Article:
•FG disagrees

By Adewale Sanyaolu

The Federal Government’s aspiration to achieve an oil production level of 1.78 million barrels per day (bpd) as contained in the 2024 operations blueprint may not be realistic over the absence of an industry programme or work plan. Founder and Chairman of AA Holdings, Mr. Austin Avuru, stated this at KPMG 2024 budget roundtable held in Lagos at the weekend.

Avuru said the assumptions of 1.78 million bpd and $77 per barrel oil price are ambitious targets deliberately set by the Federal Government to ginger the industry to up their game, adding that unfortunately they are clearly not realisable.

‘‘Today, we are doing oil and unblended condensates at 1.46 million bpd. That is where we are today and that is 23 per cent shortfall from the budget figure. Today oil price is roughly where the budget figure is at $77 per barrel and fairly volatile within a five per cent band. It could be $74 or $80 per barrel.

“So we are already maxed out in terms of oil price. In terms of production figure like I said, we are 23 per cent short and when you build in a 10 to 12 per cent natural decline year-on year, it means we are looking for a 40 per cent increase in production to get to 1.78 million bpd.

But even above that, to get to an average of 1.78 million bpd in 2024, we are looking at exiting 2024 at about 2.2 million bpd, and this is clearly not realisable because I have not seen a work programme in the industry today that suggests those numbers could be reaslised.

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However and  as I stated earlier, these ambitious targets were deliberately set so that those who run the industry will know what is ahead of them to meet those targets and what they need to do.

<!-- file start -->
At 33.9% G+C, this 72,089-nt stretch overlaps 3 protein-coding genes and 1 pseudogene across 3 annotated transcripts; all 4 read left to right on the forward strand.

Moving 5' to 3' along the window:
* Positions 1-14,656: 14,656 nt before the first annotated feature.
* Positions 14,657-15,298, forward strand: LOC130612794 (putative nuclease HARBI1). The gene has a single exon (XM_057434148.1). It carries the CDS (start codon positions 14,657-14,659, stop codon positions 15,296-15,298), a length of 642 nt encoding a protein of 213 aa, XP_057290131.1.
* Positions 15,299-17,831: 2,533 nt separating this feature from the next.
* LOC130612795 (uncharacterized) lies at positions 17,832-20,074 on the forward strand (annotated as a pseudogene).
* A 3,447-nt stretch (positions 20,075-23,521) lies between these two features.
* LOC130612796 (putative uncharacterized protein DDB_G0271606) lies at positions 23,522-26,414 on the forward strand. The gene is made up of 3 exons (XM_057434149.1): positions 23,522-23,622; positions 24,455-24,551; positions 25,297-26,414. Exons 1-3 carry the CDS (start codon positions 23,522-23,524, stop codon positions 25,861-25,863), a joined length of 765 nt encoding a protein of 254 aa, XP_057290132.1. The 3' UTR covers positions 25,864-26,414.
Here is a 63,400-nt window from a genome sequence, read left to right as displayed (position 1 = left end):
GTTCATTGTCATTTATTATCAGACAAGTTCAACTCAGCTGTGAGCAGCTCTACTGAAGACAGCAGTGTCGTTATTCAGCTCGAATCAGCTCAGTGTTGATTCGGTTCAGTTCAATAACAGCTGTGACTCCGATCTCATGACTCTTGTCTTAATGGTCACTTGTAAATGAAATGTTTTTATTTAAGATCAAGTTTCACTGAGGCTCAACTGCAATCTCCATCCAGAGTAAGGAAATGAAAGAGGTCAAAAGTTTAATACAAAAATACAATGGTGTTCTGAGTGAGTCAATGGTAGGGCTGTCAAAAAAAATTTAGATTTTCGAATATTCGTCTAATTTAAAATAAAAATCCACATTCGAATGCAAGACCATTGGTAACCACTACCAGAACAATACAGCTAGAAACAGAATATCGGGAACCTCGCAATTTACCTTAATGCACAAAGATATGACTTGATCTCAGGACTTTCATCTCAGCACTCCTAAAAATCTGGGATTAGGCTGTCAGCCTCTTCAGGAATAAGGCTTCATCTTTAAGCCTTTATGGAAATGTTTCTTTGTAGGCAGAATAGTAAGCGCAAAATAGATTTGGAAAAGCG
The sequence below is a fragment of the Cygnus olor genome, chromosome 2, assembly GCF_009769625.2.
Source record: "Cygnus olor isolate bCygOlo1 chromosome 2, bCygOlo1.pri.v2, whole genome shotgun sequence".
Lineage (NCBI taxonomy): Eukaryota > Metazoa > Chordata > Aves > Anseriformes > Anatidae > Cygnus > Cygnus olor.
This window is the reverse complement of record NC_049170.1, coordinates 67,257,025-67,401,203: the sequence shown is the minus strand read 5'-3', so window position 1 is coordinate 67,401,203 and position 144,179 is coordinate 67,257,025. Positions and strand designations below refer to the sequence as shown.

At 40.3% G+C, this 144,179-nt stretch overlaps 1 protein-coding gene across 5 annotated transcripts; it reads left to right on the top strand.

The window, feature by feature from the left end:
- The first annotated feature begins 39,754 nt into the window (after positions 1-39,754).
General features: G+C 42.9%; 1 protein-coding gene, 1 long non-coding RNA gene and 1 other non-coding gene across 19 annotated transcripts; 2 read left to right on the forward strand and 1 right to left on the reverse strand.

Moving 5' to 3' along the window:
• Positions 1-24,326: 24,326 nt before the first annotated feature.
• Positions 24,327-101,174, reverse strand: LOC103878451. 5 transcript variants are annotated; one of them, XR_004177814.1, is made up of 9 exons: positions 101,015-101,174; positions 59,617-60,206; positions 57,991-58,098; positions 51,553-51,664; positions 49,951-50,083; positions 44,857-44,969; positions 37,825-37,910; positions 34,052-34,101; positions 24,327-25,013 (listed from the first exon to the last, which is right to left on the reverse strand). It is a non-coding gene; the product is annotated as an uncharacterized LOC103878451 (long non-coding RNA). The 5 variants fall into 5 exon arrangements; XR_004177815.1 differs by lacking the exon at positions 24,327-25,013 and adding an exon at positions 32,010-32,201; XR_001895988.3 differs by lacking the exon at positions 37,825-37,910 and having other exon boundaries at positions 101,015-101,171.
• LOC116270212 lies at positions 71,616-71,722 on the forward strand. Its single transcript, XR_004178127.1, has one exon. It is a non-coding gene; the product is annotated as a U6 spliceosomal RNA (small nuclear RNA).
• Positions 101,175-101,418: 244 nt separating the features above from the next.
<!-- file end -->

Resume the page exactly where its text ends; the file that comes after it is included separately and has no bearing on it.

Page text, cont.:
But, the Minister of Budget and National Planning, Mr. Abubakar Atiku Baguda, maintained that irrespective of all bottlenecks, the country would meet its oil production target. He said the country has done it before and could do it again, challenging all hands to be deck, working hard to ensure there was no shortfall

Also speaking on the impact of the Petroleum Industry Act (PIA) since it became a law two years ago, Head of Energy Line of Business, KPMG, Mr. Ayo Salami, said even though the Federal Government has declared a decade of gas, the PIA has failed to address concerns around gas fiscals.

‘‘One would have expected that having declared a decade of gas, the laws around that should support that, but unfortunately I must say that the PIA has failed to do that,’’.

He said prior to the PIA coming on stream, taxes around gas operations were at 30 per cent but with PIA, there has been selective treatment as natural gas liquids produced in an associated gas field  upstream are now going to be taxed at a higher rate.

Again, he worried why gas should  prices should still continue to be regulated either at the downstream or upstream level, saying such policies would not in any way support investment, thus creating a major setback for the Decade of Gas initiative.